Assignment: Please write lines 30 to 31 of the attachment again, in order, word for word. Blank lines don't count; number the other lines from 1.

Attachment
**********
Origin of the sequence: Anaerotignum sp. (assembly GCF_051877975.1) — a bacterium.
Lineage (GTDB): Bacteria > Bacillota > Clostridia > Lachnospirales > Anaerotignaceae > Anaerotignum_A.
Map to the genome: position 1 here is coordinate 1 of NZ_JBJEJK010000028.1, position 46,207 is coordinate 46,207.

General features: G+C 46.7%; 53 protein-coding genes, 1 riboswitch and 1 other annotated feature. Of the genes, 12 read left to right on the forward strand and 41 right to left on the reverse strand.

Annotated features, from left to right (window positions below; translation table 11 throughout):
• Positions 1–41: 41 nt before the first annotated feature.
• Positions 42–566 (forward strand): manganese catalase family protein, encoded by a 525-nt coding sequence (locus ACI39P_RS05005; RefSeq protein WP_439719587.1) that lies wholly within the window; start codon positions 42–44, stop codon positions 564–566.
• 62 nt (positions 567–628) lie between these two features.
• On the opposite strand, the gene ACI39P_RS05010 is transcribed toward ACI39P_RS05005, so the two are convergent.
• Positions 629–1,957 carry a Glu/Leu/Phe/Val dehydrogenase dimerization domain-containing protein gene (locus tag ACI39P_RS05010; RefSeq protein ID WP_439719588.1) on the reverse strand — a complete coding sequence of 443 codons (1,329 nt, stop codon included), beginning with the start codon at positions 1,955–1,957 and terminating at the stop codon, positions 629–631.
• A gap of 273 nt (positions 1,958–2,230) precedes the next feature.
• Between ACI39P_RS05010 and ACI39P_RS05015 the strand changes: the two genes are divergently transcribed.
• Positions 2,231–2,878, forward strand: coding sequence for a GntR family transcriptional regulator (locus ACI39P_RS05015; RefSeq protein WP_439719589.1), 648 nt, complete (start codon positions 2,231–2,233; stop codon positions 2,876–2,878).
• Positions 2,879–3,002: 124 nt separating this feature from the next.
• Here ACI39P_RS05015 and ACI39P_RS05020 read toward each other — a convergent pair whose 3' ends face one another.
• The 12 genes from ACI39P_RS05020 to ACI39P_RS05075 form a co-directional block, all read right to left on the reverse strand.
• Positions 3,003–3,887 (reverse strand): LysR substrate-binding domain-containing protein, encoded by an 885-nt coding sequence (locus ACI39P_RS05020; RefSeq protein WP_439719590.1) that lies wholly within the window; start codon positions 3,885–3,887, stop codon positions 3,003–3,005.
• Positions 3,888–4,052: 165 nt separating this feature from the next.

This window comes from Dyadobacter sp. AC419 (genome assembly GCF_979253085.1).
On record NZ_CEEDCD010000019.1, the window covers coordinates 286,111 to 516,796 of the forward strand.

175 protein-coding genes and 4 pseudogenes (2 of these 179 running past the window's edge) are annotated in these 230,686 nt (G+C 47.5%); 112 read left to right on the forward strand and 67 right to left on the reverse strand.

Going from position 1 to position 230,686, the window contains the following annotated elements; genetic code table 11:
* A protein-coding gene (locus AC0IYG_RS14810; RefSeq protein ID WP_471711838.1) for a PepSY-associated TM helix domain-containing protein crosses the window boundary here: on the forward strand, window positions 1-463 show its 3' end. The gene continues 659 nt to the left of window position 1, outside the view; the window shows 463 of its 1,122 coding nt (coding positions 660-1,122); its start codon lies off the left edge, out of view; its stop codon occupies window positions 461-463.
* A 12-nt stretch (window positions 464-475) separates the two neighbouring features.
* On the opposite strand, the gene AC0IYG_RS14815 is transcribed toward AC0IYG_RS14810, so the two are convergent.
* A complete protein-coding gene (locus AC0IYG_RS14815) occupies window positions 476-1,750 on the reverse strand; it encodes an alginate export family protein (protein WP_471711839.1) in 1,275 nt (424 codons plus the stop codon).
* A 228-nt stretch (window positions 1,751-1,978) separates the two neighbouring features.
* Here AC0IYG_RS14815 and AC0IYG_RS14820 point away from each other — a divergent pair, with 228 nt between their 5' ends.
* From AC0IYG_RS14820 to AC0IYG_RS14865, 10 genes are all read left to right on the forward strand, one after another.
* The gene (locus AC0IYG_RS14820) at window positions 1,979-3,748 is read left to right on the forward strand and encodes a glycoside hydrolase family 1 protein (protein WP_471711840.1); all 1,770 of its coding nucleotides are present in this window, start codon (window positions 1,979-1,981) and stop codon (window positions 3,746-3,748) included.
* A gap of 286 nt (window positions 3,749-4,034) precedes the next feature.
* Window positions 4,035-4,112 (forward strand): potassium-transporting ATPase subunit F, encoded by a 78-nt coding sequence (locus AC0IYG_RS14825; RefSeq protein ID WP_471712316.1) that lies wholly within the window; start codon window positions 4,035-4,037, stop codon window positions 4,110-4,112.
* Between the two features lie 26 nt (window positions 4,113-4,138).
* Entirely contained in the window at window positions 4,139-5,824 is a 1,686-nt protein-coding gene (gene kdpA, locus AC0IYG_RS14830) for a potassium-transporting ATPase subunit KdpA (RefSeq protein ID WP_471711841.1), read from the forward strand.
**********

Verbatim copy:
* The gene (locus AC0IYG_RS14820) at window positions 1,979-3,748 is read left to right on the forward strand and encodes a glycoside hydrolase family 1 protein (protein WP_471711840.1); all 1,770 of its coding nucleotides are present in this window, start codon (window positions 1,979-1,981) and stop codon (window positions 3,746-3,748) included.
* A gap of 286 nt (window positions 3,749-4,034) precedes the next feature.